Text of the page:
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I’ve seen more orgasm faces than most.

Before you jump to conclusions, this is because I co-hosted a Channel Four TV series called, The Sex Inspectors.

For the show, cameras were placed into the homes of couples to record how they related sexually and otherwise. The footage I was privy to, offered up a birds-eye view of the many orgasm faces we make during sex.

Bright red faces, eyes screwed tight. People who sneezed repeatedly, burst into laughter or shouted weird things. Some pushed their partners away at the crucial moment or pulled them so close it hurt.

British sex expert Tracey Cox reveals what face you make when you climax says about you (stock image) 

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Most were not pretty but all were fascinating to see.

Orgasm is the moment when we are utterly unselfconscious. When we stop worrying about what we look like and let down our guard.

Our facial expressions during orgasm give vital clues about our core sex personality, how much we enjoy it and how easy it is for us to connect with our partners.

These are the four most common sex faces people make as they climax.

What does YOURS reveal about you or your partner?

THE LUSTY ADVENTURER

SEX FACE: Head thrown back, jaw dropped, eyes closed, moans or groans, flushed face or neck

Ninety-two per cent of us close our eyes on orgasm.

Cutting off one sense heightens the sensation of others; closing our eyes instantly reduces inhibitions because the quickest way to remove embarrassment is to remove eye contact.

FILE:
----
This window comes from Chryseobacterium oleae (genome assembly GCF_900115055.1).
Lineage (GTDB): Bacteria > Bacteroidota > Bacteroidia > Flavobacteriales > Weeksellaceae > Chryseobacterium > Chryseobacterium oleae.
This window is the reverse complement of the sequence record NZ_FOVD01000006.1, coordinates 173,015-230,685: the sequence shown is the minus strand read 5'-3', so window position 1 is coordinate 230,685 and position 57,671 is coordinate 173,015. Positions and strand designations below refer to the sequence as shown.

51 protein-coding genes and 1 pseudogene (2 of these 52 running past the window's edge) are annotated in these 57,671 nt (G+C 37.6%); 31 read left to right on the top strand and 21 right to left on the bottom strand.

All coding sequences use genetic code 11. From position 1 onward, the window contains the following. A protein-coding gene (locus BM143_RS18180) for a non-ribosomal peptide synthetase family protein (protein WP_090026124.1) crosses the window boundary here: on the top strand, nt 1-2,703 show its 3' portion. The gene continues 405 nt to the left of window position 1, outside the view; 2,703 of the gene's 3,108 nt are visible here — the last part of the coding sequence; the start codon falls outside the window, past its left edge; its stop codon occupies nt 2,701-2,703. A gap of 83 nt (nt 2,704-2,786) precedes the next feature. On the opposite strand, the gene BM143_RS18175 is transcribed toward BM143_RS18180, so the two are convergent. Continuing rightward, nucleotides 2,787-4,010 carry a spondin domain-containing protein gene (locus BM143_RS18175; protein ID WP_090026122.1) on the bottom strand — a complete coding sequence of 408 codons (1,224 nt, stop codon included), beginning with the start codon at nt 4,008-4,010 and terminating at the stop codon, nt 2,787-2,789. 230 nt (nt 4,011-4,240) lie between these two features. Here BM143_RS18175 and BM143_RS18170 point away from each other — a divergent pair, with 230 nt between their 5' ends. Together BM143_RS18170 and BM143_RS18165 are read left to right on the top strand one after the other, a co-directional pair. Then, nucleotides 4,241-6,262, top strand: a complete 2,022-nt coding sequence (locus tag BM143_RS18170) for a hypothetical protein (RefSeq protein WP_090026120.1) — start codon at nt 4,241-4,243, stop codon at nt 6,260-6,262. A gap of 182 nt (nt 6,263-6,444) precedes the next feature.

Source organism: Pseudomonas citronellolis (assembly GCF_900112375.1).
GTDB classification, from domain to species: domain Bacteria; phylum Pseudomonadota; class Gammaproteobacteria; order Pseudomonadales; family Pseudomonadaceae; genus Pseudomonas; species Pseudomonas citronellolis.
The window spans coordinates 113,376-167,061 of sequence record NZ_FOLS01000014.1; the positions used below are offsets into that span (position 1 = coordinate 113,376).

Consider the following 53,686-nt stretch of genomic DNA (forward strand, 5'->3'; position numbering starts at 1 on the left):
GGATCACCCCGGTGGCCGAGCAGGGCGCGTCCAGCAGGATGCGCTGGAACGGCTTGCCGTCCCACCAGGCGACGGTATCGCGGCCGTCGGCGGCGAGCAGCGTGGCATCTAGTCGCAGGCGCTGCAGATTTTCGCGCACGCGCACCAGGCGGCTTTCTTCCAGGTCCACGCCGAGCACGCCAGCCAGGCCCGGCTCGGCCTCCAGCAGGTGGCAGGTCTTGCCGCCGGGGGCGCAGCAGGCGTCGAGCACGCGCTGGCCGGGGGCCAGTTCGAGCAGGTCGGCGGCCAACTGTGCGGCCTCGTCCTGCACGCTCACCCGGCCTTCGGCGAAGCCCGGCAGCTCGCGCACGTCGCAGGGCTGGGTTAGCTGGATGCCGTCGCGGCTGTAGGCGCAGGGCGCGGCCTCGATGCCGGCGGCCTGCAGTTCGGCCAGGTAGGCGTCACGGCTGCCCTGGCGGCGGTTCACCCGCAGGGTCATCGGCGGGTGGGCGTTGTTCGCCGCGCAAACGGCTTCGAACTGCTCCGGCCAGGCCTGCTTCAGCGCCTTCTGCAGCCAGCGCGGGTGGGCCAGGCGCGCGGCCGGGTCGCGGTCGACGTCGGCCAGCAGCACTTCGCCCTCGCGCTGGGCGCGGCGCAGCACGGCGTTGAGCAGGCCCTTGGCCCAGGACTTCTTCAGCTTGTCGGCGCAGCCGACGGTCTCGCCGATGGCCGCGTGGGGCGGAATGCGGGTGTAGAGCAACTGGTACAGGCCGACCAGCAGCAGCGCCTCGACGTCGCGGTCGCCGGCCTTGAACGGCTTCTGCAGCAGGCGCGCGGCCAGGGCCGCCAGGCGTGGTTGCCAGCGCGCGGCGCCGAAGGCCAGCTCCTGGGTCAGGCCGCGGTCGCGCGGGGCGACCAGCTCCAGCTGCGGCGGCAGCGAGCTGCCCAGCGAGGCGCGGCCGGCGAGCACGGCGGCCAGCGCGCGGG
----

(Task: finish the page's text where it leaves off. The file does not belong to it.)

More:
Tracey Cox reveals what the face you make when you orgasm says about you

Most importantly, we close our eyes during sex to fantasise.

This is a good thing: many studies have shown women who fantasise during sex with a partner have more regular orgasms with them than those who don’t. With eyes shut, we’re truly immersed in our fantasy world, able to explore the scenario without the reality of our real-life partner rudely intruding.

All the characteristics of a Lusty Adventurer’s orgasm face suggest a real orgasm is happening. (Emphasis on word ‘suggest’: there are no absolute signs.)

Around 75 per cent of women look red or have a red, blotchy chest during orgasm. A 2011 Spanish study that analysed 100 people’s sex faces through videos found 44 per cent parted their lips. The most common facial feature orgasm combination is a jaw drop and closed eyes.

Of all the sex faces, this aligns the most to the attractive versions we see portrayed in the media.

There’s nothing too alarming or comical about it and it’s what we’re used to seeing.

WHAT IT SAYS ABOUT YOU:

People who sport this sort of sex face tend to be uninhibited. Up for pretty much anything, you enjoy talking dirty, watching porn, trying out sex toys, having sex outside. Sex is a source of pleasure and fun and something you enjoy immensely.

MAKE SEX BETTER:

You put the effort in to capture your partner’s interest and keep sex fresh. But there can be a tendency to rely too much on sexual props. Sometimes you need to put down the toys, whips, handcuffs and other playthings and strip sex back to basics. Get naked, get into the missionary position, look deep into your partner’s eyes and connect

THE QUIET ACHIEVER

SEX FACE: Totally still, completely silent, eyes shut and a look of intense concentration, mouth slightly apart, clenched fists

You’re not going to be asked to feature in an erotic movie anytime soon, but your enjoyment of sex is actually very high.